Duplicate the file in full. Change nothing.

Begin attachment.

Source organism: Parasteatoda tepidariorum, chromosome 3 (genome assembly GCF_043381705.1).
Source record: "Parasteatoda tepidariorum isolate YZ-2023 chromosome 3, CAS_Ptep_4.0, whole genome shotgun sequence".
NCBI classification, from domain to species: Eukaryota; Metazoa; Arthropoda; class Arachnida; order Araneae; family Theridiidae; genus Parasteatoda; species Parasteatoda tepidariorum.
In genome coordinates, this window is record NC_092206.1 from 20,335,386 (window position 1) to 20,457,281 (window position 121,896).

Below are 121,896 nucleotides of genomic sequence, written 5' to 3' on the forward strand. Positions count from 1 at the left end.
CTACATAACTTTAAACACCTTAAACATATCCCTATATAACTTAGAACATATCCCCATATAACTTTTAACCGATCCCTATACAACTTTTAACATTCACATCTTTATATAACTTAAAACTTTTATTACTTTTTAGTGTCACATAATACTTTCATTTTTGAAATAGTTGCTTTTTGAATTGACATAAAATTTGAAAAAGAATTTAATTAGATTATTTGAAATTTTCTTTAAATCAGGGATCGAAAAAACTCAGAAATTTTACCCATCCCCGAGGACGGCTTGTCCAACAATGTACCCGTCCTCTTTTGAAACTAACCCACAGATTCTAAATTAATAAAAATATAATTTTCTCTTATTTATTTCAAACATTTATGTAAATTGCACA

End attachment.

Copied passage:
Source organism: Parasteatoda tepidariorum, chromosome 3 (genome assembly GCF_043381705.1).
Source record: "Parasteatoda tepidariorum isolate YZ-2023 chromosome 3, CAS_Ptep_4.0, whole genome shotgun sequence".
NCBI classification, from domain to species: Eukaryota; Metazoa; Arthropoda; class Arachnida; order Araneae; family Theridiidae; genus Parasteatoda; species Parasteatoda tepidariorum.
In genome coordinates, this window is record NC_092206.1 from 20,335,386 (window position 1) to 20,457,281 (window position 121,896).

Below are 121,896 nucleotides of genomic sequence, written 5' to 3' on the forward strand. Positions count from 1 at the left end.
CTACATAACTTTAAACACCTTAAACATATCCCTATATAACTTAGAACATATCCCCATATAACTTTTAACCGATCCCTATACAACTTTTAACATTCACATCTTTATATAACTTAAAACTTTTATTACTTTTTAGTGTCACATAATACTTTCATTTTTGAAATAGTTGCTTTTTGAATTGACATAAAATTTGAAAAAGAATTTAATTAGATTATTTGAAATTTTCTTTAAATCAGGGATCGAAAAAACTCAGAAATTTTACCCATCCCCGAGGACGGCTTGTCCAACAATGTACCCGTCCTCTTTTGAAACTAACCCACAGATTCTAAATTAATAAAAATATAATTTTCTCTTATTTATTTCAAACATTTATGTAAATTGCACA